God gives. We receive.
With God as the sole giver of life, there is no way to do, earn or give anything in order to receive anything in return.
God gives. We receive. And God loves.
God loves us even when we cannot love ourselves, our neighbor or even God. Call this giving of love, grace.
God’s gives grace by way of free gifts Christians call Sacraments, a theological word for God’s use of otherwise simple things like water and wine, bread and oil, caring hands and loving hearts, joined with God’s promise of unmerited and unrelenting love.
In a Sacrament God establishes new life by turning people away from self toward love of God and love of one another. This is true both for an individual and for community. While a Sacrament is an individual gift received by one person, a Sacrament is given and received in community.
In this way a Sacrament builds up both one and many: the love imparted in a Sacrament reconciles all people to God and to one another.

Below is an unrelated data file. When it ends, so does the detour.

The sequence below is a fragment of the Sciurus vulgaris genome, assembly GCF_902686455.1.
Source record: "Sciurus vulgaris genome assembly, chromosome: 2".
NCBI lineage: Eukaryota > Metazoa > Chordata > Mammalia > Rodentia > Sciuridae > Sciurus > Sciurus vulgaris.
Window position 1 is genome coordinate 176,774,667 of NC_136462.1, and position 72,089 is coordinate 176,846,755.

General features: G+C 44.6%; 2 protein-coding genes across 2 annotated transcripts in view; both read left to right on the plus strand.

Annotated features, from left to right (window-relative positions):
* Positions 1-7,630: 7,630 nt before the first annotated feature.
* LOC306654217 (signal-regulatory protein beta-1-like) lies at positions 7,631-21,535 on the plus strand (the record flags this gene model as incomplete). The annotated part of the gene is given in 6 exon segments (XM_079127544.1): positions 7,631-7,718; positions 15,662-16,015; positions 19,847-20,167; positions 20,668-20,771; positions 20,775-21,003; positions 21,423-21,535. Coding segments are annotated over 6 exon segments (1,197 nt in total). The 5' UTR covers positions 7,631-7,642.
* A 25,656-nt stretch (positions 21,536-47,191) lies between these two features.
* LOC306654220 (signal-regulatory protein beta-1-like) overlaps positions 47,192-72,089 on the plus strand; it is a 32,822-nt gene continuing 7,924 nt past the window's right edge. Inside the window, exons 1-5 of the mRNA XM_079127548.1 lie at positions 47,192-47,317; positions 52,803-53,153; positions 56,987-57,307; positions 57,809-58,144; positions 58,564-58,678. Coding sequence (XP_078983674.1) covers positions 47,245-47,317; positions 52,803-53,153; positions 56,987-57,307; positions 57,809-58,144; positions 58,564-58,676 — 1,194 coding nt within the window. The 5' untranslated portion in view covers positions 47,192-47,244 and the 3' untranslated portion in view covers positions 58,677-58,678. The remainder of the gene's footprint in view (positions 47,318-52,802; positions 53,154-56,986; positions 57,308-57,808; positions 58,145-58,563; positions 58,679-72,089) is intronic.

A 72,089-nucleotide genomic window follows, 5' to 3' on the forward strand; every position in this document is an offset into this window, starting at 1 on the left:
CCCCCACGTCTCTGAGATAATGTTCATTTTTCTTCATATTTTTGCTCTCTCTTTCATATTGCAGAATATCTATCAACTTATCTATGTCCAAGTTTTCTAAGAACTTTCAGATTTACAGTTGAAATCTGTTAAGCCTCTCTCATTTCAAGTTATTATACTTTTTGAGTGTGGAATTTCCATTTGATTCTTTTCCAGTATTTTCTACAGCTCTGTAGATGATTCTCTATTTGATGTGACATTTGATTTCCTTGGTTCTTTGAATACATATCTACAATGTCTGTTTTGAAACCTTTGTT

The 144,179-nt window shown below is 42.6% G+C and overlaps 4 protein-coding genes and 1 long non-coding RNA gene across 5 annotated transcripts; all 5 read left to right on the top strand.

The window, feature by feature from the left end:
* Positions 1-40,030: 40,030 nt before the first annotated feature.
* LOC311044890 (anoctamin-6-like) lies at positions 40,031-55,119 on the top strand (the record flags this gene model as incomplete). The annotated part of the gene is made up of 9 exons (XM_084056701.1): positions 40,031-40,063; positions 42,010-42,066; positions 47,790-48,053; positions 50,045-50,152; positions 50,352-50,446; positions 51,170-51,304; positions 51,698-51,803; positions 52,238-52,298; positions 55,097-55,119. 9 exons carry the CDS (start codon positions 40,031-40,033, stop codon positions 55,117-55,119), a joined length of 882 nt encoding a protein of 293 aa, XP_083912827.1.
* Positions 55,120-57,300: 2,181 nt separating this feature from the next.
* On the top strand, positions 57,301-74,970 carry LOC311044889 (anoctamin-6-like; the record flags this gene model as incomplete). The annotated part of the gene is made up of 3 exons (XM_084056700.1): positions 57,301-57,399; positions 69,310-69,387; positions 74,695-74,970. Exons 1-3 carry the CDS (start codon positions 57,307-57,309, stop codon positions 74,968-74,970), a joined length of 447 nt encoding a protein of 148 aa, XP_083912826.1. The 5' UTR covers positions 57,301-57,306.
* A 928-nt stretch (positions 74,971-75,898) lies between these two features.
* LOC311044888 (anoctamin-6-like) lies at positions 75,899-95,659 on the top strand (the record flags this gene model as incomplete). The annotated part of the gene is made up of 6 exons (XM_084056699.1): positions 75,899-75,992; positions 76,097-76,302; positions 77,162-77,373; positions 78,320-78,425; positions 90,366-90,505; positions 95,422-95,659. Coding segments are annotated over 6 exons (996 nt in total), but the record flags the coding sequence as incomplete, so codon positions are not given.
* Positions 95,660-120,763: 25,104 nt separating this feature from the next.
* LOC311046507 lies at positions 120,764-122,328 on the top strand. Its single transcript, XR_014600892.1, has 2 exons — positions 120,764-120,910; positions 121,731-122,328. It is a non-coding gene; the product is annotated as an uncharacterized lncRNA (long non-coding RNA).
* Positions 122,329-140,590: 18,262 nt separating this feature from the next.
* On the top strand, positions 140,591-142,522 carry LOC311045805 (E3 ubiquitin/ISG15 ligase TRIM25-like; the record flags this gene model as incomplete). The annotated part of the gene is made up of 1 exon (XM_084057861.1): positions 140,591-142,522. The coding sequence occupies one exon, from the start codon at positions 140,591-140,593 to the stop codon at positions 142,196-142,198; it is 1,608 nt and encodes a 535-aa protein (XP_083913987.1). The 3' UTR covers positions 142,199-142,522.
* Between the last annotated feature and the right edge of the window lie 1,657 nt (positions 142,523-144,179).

While there is no agreement among Christians on a list of what is rightly called “Sacrament” or the exact form of a “Sacrament,” the Church throughout time and space has generally held Baptism, along with Confession and Forgiveness which extends from Baptism, and the receiving of Christ’s self within community (or Communion) to be central means of God’s grace. The new life God establishes by these means extends into all of life, including Confirmation, Anointing of the sick, Marriage, Burial, and Ordination to public ministry in the church.
These theological words have been, and continue to be, the subject of much thought and conversation. Rightly so. If the wideness and depth of God’s grace could be captured by human language, it would lose what makes it so profound: God’s love is experienced, God’s love is lived.